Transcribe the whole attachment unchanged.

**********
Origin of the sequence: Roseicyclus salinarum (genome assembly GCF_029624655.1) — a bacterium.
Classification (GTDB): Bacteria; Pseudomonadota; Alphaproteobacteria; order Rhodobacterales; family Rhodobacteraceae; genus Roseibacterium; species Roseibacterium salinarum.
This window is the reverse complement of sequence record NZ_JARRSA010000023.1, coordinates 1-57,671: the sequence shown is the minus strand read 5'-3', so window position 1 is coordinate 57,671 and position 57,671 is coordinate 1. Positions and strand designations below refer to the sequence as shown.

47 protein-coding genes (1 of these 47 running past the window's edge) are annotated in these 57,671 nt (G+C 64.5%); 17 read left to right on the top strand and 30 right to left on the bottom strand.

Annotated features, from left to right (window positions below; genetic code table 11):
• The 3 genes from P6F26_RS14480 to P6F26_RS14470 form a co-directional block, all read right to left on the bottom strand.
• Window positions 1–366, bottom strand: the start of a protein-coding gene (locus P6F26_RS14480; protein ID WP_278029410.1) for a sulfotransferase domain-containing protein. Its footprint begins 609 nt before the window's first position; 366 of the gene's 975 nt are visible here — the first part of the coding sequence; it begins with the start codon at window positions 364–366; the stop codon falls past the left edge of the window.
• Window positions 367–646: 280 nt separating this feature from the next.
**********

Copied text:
Origin of the sequence: Roseicyclus salinarum (genome assembly GCF_029624655.1) — a bacterium.
Classification (GTDB): Bacteria; Pseudomonadota; Alphaproteobacteria; order Rhodobacterales; family Rhodobacteraceae; genus Roseibacterium; species Roseibacterium salinarum.
This window is the reverse complement of sequence record NZ_JARRSA010000023.1, coordinates 1-57,671: the sequence shown is the minus strand read 5'-3', so window position 1 is coordinate 57,671 and position 57,671 is coordinate 1. Positions and strand designations below refer to the sequence as shown.

47 protein-coding genes (1 of these 47 running past the window's edge) are annotated in these 57,671 nt (G+C 64.5%); 17 read left to right on the top strand and 30 right to left on the bottom strand.

Annotated features, from left to right (window positions below; genetic code table 11):
• The 3 genes from P6F26_RS14480 to P6F26_RS14470 form a co-directional block, all read right to left on the bottom strand.
• Window positions 1–366, bottom strand: the start of a protein-coding gene (locus P6F26_RS14480; protein ID WP_278029410.1) for a sulfotransferase domain-containing protein. Its footprint begins 609 nt before the window's first position; 366 of the gene's 975 nt are visible here — the first part of the coding sequence; it begins with the start codon at window positions 364–366; the stop codon falls past the left edge of the window.
• Window positions 367–646: 280 nt separating this feature from the next.